New diagnostic, modelling and plant capability on MAST have delivered important results in key areas for ITER/DEMO and the upgrade. Linear gyro-kinetic calculations highlight the interplay of kinetic ballooning and micro tearing modes in setting the pedestal width. Using the upgraded 18 coil ELM control array ELM mitigation by resonant magnetic perturbations (RMP) has now been demonstrated with n=3, 4 and 6 proving the importance of the alignment of the perturbation to the magnetic field lines with the unique phasing capability. Already a 2D equilibrium deformation consistent with lobe structures at the X-point, only observed when the RMPs affect the plasma, destabilises the ELM despite the lower pressure gradient. The interplay of edge flow shear and turbulence at the L-H transition measured by a new 50 kHz Doppler spectroscopy diagnostic shows limit–cycle like dynamics during ~4-5 kHz H-mode dithers. Further insight into dn/dr, j and v may be provided by a novel 3D electron Bernstein emission imaging system. For the first time ELM resolved scrape-off-layer T_i profiles have been characterised simultaneously in the divertor and mid-plane with retarding field analysers. Divertor design is aided by ELM resolved data on the n_e and I_p dependence of target heat flux profiles. Under conditions foreseen for the upgrade (off-axis NBI, q_min>1.3, I_p> 0.8 MA) measurements of profiles of the neutron and fast ion D_alpha emission indicate a substantial reduction of the fast-ion redistribution compared to on-axis injection. To model the fast-ion redistribution due to the wave particle interaction driven by the super Alfvénic beam ions accurately dynamic friction is now included into the modelling recovering the observed non-linear mode behaviour well. Low-k turbulence, measured using a new 2D beam emission spectroscopy diagnostic, shows L-mode turbulence at r/a>0.7 propagating in the ion diamagnetic direction with respect to the local ExB flow and reduced turbulence levels in H-mode. Using in detail event triggering on NTMs the T_e perturbation due to the 2/1 island has been measured allowing detailed assessment of the NTM stability. Further studies of disruption mitigation with massive gas injection compared different gas mixtures and injection locations including a newly developed controllable high-field-side valve. Work supported by UK EPSRC and EURATOM.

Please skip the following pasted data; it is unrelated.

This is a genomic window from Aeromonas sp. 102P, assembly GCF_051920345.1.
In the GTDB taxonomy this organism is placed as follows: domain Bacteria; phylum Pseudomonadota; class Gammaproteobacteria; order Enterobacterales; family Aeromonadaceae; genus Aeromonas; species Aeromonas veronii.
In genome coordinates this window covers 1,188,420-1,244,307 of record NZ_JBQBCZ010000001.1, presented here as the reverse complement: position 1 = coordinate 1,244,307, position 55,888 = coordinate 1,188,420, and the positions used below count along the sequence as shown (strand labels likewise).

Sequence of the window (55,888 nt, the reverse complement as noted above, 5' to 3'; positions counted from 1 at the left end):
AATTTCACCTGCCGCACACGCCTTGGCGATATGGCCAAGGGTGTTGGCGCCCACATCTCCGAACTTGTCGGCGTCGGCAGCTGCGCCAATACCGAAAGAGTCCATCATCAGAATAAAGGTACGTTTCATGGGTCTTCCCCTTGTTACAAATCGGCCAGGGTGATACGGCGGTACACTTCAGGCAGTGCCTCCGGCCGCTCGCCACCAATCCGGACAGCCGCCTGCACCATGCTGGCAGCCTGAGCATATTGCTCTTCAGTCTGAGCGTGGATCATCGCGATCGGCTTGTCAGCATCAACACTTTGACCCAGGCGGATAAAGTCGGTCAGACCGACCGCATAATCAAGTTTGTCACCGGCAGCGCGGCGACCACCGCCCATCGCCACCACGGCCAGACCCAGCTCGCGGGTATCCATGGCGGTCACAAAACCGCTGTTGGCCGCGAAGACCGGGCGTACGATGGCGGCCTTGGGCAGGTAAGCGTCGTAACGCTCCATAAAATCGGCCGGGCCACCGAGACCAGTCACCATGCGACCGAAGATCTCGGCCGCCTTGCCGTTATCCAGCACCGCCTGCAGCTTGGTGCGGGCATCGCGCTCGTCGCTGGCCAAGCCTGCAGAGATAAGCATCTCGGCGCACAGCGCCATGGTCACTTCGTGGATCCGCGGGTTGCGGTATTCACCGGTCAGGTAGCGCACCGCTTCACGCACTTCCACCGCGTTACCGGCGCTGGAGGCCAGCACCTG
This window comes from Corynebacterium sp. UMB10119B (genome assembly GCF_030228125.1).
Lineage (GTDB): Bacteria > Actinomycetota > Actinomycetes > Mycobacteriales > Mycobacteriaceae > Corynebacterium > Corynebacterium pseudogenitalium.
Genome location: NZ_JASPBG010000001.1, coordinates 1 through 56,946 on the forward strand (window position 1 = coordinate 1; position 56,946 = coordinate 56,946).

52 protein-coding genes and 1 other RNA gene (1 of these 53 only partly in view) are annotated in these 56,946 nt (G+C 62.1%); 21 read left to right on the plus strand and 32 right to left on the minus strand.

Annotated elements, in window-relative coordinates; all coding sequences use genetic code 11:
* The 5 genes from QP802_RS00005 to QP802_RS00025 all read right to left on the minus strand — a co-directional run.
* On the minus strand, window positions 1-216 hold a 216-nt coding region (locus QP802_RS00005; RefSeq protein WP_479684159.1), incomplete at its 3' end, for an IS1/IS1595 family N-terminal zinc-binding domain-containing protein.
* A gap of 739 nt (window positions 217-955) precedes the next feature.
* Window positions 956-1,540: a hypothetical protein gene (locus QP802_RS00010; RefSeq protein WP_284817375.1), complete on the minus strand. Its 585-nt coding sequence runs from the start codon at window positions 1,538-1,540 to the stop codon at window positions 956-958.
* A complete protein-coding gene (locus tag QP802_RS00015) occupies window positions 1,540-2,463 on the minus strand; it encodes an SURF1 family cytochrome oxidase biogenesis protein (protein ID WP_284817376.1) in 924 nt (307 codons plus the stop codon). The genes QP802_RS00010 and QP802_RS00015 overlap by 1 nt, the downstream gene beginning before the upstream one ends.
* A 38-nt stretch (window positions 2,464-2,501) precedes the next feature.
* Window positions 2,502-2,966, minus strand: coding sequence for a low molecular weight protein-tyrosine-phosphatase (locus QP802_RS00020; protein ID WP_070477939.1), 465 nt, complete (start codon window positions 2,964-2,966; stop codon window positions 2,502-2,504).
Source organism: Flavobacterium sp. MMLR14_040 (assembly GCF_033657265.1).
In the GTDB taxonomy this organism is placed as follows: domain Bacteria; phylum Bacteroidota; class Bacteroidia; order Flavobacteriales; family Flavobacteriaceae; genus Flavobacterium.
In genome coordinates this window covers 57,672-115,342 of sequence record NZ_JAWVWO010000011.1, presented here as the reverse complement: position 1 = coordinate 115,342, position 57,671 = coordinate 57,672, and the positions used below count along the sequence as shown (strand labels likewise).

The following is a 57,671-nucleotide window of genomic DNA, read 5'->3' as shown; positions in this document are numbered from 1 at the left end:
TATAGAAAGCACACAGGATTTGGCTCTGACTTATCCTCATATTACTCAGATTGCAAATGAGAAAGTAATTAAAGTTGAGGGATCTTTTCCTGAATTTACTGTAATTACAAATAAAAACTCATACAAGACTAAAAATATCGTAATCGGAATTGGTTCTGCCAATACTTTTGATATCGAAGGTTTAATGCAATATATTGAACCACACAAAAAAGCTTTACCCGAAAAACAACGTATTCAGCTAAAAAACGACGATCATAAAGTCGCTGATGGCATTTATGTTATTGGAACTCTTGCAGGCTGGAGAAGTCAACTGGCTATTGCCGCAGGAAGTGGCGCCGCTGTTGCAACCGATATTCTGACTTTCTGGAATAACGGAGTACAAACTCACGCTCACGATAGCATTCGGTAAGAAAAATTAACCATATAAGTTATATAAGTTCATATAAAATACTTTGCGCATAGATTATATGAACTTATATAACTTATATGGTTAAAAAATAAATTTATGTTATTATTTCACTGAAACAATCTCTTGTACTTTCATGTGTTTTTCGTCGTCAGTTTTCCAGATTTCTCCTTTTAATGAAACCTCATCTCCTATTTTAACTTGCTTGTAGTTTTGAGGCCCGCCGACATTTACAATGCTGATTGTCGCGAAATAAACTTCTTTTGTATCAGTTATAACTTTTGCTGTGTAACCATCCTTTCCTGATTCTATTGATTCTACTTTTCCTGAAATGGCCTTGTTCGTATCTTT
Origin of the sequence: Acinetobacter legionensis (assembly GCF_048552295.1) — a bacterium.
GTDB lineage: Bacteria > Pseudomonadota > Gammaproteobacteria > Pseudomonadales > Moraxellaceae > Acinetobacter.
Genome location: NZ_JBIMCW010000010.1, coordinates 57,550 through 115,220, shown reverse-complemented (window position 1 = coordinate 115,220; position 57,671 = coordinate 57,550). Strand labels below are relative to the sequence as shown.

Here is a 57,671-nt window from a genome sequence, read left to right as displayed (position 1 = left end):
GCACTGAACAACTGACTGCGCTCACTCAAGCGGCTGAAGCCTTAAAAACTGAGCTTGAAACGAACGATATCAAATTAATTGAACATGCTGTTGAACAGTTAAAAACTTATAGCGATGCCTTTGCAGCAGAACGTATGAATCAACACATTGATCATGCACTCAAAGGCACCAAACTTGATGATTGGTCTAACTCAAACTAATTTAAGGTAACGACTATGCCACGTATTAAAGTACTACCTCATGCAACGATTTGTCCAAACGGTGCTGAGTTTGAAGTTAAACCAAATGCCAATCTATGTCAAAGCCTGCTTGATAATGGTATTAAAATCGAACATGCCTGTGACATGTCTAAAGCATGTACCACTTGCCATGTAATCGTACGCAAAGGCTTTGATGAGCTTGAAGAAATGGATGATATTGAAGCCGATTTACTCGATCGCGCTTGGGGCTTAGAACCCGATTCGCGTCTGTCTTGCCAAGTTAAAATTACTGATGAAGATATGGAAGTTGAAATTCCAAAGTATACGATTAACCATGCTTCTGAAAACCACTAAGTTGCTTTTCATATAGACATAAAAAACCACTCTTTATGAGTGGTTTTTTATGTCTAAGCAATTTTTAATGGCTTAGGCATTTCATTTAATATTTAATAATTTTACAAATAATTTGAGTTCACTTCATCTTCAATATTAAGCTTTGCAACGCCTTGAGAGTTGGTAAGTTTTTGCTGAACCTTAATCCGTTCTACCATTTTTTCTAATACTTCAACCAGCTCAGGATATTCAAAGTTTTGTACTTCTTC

Speaker: Mr Hendrik Meyer (UK)
        Poster
        Slides
      • 09:20
        OV/3-3: Overview of HL-2A Recent Experiments 25m